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Secondary School Enrolment Dropout Rates for Girls and its Effects on Women’s Contribution to Household Income: A Case Study of Kellem Secondary and Preparatory School, and Microfinance Women Groups of Catholic Church Integrated Food Security Project in Dembidollo and Sayo Woreda, Kellem Wollega Zone of Oromia Region, Ethiopia

This research sought to find out whether secondary school enrollment dropout rates for girls adversely affect women’s contribution to household income to get out of poverty, or of successful secondary school enrollment helps women increase household income to overcome household poverty.

This research has found out that demand/supply factors are the main causes for girls’ secondary school dropout in Ethiopia. From the demand side, social and cultural, economic and familial factors hamper parents to send children, especially girls, to school and keep them there. From the supply side, political and institutional, and infrastructural and contextual factors are adversely affecting girls’ education, particularly at secondary level. For instance, the government’s primary focus on primary education and accessibility rather than retention and completion has adversely affected girls’ secondary school enrolment in KSPS.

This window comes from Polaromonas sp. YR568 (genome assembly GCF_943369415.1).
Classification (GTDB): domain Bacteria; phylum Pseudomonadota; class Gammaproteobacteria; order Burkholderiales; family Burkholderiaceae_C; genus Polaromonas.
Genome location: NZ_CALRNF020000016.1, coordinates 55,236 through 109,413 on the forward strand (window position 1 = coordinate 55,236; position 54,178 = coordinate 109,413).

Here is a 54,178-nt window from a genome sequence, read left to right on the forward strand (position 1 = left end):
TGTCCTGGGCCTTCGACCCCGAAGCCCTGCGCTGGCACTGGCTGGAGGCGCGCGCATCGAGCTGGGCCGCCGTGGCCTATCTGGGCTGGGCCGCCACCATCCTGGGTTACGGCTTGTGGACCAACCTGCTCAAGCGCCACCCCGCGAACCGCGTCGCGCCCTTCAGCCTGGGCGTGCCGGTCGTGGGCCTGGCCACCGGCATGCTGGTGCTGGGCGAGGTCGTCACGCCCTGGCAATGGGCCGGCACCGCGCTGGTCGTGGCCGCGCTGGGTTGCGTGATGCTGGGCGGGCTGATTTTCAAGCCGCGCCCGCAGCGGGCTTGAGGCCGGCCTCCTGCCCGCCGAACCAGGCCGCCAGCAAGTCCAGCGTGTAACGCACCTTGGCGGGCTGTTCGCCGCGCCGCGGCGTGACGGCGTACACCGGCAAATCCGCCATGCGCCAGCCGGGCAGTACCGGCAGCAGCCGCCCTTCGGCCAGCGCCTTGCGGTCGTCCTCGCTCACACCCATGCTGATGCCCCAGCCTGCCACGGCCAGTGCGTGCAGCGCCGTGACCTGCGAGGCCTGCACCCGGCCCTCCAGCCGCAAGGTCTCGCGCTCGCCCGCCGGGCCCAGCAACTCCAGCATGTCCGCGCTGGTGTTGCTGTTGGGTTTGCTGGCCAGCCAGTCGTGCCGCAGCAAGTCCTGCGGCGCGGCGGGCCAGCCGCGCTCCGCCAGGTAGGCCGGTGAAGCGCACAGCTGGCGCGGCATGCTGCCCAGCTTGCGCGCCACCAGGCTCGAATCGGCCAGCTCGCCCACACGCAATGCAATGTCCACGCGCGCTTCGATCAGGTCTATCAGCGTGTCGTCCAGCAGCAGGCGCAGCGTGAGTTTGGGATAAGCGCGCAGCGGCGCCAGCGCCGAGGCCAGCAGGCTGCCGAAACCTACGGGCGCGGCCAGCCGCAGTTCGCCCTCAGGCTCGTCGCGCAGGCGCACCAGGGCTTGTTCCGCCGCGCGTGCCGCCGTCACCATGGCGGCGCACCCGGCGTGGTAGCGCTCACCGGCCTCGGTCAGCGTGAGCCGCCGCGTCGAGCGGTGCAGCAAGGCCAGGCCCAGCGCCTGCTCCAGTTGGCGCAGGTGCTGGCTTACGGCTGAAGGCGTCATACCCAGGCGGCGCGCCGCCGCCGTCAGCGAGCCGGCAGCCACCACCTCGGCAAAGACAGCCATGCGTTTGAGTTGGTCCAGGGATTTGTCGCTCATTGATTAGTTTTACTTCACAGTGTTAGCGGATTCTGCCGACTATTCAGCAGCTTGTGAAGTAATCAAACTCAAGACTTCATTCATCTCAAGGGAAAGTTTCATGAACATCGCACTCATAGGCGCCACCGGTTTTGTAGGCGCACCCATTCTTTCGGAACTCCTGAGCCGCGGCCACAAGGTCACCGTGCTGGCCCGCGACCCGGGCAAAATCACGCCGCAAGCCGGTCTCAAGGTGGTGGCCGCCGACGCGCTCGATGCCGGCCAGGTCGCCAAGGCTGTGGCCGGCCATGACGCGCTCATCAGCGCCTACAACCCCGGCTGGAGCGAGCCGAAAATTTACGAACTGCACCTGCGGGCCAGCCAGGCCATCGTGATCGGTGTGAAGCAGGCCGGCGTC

Nevertheless, socioeconomic returns to girls’ secondary education are found to be indispensable in increasing household income. Upper secondary school enrolled women are more likely to get employment opportunities, have less children, and educate their children compared to less educated women in Sayo Woreda. In addition, they have increased decision making power on household resources.

 

Solomon Berhanu Gobena 2011

Permanent link to this article: http://kimmagedsc.ie/dissertation/secondary-school-enrolment-dropout-rates-for-girls-and-its-effects-on-women/